PCP’s conditional offer to register QAU pharmacy dept puts varsity admin in quandary

0
132
  • VC says he is hopeful of positive outcomes

ISLAMABAD: The Pharmacy Council of Pakistan’s (PCP) conditional offer to register Quaid-e-Azam University’s (QAU) department of pharmacy for two years is in doldrums as the university management has neither refused the offer nor accepted it, Pakistan Today has learnt.

The PCP offered to register QAU’s pharmacy department for two years provided that the university paid Rs2.8 million as a penalty and is ready to conduct pre-registration examination for first two batches of the Pharmacy-D programme, which was done without getting a no objection certificate (NOC) from the council.

A senior official at the university told Pakistan Today that though the PCP showed the willingness to register pharmacy department, it ironically imposed strange conditions. The official said that the council had registered pharmacy departments of the institutes being run in small buildings, but ironically, it showed willingness for registration of the pharmacy department of the country’s top-ranked university [QAU] upon fulfilling certain conditions.

Around 200 students have been enrolled in Pharmacy-D programme since its establishment back in 2011, as the university was running the postgraduate programme without the approval of the council. The penalty fee has been set according to the tuition fee of each student and the PCP has offered the accreditation for two years only if the conditions are fulfilled.

The official further said that if the students, who completed their degrees two years ago, failed in the pre-examination tests by PCP then who will compensate for their seven years loss and the money they spent on the degree. Therefore, he said that the condition of paying a penalty is not that serious, but the council should revisit the condition of a pre-examination test of first two batches of the Pharmacy-D programme.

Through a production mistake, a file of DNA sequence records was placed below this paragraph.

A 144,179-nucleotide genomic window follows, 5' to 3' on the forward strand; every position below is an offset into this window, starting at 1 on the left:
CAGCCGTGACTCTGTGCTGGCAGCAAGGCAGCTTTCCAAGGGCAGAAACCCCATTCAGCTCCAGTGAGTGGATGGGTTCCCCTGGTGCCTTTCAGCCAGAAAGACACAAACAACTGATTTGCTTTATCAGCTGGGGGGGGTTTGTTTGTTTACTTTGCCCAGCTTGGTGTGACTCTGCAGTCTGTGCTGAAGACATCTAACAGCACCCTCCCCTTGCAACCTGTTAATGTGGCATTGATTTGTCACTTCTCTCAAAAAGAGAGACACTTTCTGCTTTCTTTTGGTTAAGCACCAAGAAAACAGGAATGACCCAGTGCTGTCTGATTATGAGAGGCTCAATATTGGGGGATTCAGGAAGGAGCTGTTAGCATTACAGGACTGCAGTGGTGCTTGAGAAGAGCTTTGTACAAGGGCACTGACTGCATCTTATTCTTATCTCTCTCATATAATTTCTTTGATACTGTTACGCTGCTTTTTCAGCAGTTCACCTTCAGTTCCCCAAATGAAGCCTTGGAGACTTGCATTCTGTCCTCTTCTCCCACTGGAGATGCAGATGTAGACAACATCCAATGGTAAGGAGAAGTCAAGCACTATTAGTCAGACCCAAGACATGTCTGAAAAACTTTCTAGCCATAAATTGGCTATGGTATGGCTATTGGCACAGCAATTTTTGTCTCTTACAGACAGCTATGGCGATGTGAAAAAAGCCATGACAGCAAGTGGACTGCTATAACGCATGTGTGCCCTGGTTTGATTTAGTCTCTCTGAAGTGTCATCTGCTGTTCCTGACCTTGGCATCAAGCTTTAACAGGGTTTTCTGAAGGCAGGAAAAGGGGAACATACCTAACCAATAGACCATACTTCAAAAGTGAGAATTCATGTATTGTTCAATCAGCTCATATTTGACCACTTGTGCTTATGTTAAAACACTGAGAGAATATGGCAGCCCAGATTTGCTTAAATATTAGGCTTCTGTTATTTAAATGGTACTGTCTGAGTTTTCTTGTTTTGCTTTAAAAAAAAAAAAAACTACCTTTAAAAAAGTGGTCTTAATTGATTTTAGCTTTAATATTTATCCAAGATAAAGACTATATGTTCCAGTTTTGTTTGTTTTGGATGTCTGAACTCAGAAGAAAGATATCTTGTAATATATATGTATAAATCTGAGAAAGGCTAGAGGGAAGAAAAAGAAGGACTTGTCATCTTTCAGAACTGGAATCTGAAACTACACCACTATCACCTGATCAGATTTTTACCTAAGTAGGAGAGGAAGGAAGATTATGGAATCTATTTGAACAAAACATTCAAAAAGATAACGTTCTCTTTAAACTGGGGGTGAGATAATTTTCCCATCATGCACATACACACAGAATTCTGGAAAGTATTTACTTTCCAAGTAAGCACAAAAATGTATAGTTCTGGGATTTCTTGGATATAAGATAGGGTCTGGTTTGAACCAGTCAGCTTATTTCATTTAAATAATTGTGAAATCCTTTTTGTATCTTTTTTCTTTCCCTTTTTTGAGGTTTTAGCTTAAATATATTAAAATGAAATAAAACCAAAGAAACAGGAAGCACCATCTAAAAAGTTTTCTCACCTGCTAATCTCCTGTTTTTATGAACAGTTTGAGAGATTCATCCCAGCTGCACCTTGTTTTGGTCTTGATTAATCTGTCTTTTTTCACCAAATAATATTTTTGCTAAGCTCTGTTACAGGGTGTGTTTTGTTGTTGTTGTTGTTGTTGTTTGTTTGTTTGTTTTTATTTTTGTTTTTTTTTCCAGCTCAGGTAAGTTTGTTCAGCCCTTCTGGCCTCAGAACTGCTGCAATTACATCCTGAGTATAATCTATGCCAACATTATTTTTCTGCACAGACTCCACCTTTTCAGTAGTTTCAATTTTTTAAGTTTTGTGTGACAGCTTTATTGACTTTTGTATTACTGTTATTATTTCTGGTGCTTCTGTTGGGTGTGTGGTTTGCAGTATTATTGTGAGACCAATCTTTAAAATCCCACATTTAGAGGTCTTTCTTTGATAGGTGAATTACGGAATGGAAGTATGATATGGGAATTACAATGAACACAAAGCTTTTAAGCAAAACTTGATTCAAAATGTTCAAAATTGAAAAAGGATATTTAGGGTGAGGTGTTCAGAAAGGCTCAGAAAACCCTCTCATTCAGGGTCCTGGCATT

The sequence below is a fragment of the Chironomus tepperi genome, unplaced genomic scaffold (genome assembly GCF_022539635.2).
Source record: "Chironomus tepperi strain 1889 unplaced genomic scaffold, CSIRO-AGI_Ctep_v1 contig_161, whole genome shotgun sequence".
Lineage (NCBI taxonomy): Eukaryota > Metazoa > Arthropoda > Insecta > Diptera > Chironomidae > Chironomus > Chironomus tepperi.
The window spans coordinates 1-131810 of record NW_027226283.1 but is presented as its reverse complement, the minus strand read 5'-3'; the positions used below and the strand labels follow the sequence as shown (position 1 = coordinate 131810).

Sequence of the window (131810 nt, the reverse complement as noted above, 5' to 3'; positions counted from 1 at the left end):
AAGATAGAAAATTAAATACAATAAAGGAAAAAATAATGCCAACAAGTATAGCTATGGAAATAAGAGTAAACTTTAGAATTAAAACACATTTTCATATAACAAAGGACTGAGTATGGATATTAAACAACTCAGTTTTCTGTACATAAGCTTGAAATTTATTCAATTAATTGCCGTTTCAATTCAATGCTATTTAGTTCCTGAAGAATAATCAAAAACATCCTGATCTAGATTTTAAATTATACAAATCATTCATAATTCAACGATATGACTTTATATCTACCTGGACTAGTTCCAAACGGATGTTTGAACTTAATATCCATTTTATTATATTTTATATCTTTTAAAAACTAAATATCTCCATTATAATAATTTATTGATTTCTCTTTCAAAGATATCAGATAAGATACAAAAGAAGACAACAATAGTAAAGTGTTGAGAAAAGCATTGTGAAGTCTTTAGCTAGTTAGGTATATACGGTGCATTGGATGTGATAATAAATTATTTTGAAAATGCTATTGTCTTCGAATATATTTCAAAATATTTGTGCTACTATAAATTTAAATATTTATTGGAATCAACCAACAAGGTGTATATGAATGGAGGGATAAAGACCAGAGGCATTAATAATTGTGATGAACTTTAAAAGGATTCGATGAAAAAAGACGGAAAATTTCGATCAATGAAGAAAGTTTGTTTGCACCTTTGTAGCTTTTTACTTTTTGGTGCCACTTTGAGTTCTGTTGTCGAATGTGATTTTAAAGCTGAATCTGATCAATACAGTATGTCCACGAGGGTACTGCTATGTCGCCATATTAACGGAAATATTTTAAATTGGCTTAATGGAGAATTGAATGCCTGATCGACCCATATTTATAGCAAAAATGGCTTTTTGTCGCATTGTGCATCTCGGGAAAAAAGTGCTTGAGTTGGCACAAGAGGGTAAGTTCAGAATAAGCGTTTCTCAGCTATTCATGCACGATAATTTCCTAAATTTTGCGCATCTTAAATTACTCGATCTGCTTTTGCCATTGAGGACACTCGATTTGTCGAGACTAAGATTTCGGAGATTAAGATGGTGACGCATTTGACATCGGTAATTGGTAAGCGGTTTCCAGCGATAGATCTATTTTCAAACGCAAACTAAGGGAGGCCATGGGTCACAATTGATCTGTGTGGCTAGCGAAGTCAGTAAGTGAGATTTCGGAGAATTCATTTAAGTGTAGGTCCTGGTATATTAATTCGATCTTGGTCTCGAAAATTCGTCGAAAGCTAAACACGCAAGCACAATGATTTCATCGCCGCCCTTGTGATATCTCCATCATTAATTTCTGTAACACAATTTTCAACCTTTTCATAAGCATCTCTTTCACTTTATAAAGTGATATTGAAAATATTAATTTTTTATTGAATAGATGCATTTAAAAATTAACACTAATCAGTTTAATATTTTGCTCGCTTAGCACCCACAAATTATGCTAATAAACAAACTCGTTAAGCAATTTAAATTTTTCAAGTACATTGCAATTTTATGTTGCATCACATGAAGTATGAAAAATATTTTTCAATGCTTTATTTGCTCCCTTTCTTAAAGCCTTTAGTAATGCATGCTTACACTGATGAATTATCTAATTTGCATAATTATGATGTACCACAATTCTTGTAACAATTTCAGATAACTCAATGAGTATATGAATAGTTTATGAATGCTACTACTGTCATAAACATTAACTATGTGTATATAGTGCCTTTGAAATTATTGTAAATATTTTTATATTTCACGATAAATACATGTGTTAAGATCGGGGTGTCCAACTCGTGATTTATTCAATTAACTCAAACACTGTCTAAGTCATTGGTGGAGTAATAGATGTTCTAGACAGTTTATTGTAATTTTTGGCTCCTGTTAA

The PCP appreciated the steps taken by the university administration but even then it conditioned the recognition with penalties and pre-registration examination of the students, which will be taken by the council after the payment of penalty fee.

It is pertinent to mention here that the non-registration of the department offering five-year doctorate and MPhil programmes has caused severe problems for the students who face difficulties, especially while applying for public-sector jobs. Besides that, they cannot open a pharmacy shop because they don’t have a pharmacist license, which is a compulsory certificate.

When approached, QAU Vice-Chancellor (VC) Dr Javed Ashraf he termed the PCP offer a welcome move and expressed optimism that the matter of recognition of the pharmacy department will be settled.

To a question about the hard conditions, he hoped that the matter would be resolved. He, however, didn’t clearly state whether the university would convince the PCP to withdraw the conditions, or the university would not accept the offer if the PCP does not budge.